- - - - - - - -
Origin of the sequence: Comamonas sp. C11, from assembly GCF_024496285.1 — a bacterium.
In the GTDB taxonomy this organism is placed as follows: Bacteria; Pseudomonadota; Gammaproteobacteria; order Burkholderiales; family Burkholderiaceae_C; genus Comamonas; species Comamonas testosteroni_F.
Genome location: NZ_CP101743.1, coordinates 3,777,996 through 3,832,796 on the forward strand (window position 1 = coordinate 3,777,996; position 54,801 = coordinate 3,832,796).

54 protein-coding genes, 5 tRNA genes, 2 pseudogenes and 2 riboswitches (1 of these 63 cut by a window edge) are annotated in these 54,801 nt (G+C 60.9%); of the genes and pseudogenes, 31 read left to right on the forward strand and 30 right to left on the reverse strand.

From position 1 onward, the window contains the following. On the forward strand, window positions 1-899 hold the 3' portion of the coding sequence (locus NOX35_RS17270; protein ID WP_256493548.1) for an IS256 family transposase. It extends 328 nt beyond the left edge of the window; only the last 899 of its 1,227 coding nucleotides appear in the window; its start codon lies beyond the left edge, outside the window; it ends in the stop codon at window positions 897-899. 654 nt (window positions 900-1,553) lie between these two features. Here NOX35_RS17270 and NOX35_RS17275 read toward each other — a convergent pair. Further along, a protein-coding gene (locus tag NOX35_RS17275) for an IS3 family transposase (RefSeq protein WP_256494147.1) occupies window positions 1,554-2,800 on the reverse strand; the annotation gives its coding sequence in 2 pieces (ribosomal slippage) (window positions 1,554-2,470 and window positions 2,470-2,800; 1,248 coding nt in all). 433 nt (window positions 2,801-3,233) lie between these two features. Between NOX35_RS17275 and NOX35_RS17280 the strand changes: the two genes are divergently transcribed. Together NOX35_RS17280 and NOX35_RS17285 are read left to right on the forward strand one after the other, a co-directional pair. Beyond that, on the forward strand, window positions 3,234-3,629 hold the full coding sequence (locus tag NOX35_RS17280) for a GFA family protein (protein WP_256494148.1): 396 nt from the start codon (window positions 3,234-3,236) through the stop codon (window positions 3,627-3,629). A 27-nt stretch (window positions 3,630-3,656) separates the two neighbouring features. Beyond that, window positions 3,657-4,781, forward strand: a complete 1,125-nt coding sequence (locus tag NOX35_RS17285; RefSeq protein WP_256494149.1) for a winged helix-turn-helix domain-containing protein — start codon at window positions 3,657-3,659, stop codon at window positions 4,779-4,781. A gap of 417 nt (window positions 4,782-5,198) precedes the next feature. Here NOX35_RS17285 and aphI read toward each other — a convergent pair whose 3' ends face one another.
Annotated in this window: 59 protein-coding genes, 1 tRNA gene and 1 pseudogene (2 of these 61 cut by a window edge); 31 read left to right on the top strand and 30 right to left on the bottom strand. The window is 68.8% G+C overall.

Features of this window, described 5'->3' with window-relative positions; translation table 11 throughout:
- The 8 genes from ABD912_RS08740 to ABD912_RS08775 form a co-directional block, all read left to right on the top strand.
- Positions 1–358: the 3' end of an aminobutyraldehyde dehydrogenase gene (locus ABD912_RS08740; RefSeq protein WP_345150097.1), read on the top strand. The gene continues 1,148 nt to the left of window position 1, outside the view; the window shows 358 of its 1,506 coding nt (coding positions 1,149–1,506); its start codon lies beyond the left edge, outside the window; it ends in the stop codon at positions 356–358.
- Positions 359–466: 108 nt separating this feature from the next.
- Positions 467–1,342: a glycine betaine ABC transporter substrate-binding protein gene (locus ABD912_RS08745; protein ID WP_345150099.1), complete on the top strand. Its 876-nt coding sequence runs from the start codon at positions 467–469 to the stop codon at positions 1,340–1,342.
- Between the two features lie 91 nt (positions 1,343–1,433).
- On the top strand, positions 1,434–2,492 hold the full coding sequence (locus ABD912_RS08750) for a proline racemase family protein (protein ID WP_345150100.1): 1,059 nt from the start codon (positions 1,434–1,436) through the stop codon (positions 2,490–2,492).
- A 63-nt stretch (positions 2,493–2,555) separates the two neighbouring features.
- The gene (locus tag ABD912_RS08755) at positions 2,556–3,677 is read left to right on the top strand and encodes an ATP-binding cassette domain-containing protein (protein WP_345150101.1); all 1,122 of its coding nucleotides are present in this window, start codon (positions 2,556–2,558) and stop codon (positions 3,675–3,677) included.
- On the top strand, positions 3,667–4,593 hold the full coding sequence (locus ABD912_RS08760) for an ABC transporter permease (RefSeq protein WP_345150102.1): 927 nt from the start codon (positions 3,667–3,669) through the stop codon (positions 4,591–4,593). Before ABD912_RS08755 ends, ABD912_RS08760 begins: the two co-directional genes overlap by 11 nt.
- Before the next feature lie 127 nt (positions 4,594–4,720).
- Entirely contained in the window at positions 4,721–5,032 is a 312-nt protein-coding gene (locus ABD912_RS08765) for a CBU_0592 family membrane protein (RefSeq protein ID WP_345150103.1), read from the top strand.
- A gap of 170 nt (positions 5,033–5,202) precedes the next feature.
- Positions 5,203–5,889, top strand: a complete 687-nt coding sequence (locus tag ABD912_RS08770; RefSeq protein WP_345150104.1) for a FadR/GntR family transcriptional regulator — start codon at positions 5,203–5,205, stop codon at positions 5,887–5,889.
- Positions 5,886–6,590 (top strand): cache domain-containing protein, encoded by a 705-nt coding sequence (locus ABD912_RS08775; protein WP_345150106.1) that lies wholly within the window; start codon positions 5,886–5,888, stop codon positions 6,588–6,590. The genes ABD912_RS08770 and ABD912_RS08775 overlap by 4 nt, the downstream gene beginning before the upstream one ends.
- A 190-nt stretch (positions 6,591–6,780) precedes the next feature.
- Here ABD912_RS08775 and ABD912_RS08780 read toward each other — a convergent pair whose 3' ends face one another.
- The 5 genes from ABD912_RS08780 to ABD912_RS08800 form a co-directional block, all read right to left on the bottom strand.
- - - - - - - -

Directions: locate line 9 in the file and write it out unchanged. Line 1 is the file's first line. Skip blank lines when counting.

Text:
- Positions 1–358: the 3' end of an aminobutyraldehyde dehydrogenase gene (locus ABD912_RS08740; RefSeq protein WP_345150097.1), read on the top strand. The gene continues 1,148 nt to the left of window position 1, outside the view; the window shows 358 of its 1,506 coding nt (coding positions 1,149–1,506); its start codon lies beyond the left edge, outside the window; it ends in the stop codon at positions 356–358.